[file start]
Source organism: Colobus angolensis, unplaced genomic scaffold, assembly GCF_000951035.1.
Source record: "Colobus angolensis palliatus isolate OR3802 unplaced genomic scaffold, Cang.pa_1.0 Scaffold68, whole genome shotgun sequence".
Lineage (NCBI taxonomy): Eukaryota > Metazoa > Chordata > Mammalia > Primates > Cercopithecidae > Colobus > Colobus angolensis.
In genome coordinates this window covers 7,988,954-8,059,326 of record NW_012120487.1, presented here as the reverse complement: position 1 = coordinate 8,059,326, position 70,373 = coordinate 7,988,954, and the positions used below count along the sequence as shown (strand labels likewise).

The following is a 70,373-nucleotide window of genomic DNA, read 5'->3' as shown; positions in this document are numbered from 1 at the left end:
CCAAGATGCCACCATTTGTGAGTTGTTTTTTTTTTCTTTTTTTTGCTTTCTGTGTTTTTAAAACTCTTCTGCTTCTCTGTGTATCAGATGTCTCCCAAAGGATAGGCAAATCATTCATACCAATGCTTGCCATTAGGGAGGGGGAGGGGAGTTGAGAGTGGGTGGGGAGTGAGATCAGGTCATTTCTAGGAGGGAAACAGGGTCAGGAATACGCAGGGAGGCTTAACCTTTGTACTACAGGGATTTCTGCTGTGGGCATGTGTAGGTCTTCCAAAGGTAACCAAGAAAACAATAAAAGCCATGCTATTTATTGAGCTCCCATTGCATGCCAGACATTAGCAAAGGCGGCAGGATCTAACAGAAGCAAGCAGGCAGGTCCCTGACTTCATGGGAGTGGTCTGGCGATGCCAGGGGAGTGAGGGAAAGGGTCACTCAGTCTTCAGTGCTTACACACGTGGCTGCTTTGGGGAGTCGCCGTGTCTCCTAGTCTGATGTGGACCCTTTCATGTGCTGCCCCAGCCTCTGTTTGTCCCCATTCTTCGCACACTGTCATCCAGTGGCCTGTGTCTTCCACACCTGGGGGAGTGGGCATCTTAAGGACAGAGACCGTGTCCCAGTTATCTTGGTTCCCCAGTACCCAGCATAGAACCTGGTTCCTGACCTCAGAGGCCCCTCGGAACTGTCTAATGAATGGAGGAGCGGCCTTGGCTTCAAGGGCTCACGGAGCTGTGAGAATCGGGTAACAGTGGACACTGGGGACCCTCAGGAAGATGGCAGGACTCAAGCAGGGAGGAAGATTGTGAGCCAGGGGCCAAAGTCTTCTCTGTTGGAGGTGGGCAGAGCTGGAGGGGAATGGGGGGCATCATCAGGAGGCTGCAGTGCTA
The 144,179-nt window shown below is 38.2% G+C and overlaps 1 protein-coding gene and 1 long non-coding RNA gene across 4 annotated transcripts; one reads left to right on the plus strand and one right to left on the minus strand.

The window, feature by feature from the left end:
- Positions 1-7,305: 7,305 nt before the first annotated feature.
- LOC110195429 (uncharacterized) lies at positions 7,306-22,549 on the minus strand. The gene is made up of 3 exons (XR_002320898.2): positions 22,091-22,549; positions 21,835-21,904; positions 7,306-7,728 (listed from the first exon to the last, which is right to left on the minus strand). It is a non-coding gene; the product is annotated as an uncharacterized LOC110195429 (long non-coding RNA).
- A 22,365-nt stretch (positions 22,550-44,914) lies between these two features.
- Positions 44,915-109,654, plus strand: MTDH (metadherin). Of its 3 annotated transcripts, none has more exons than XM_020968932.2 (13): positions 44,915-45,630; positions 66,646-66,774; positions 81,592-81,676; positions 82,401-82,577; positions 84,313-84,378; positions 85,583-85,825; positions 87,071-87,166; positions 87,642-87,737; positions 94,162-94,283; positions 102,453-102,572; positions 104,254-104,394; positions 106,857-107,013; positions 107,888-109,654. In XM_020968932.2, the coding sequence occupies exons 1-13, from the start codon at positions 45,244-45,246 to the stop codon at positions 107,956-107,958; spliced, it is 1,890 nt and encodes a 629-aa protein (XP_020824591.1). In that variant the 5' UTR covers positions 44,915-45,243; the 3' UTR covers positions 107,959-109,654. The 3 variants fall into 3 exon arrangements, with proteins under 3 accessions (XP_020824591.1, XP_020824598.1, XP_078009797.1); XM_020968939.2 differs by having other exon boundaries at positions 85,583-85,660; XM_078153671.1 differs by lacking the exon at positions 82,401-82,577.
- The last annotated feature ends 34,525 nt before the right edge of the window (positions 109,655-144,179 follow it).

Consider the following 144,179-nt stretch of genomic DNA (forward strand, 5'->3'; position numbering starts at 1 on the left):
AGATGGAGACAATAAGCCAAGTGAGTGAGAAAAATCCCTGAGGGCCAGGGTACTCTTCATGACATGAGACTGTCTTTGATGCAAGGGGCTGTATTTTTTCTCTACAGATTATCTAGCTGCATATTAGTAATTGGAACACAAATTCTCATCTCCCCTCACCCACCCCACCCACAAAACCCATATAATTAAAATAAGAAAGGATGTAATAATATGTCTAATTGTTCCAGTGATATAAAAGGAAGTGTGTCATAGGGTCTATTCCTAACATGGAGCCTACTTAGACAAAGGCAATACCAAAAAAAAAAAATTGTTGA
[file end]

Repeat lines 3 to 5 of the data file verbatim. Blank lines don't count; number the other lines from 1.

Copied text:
Lineage (NCBI taxonomy): Eukaryota > Metazoa > Chordata > Mammalia > Primates > Cercopithecidae > Colobus > Colobus angolensis.
In genome coordinates this window covers 7,988,954-8,059,326 of record NW_012120487.1, presented here as the reverse complement: position 1 = coordinate 8,059,326, position 70,373 = coordinate 7,988,954, and the positions used below count along the sequence as shown (strand labels likewise).

The following is a 70,373-nucleotide window of genomic DNA, read 5'->3' as shown; positions in this document are numbered from 1 at the left end: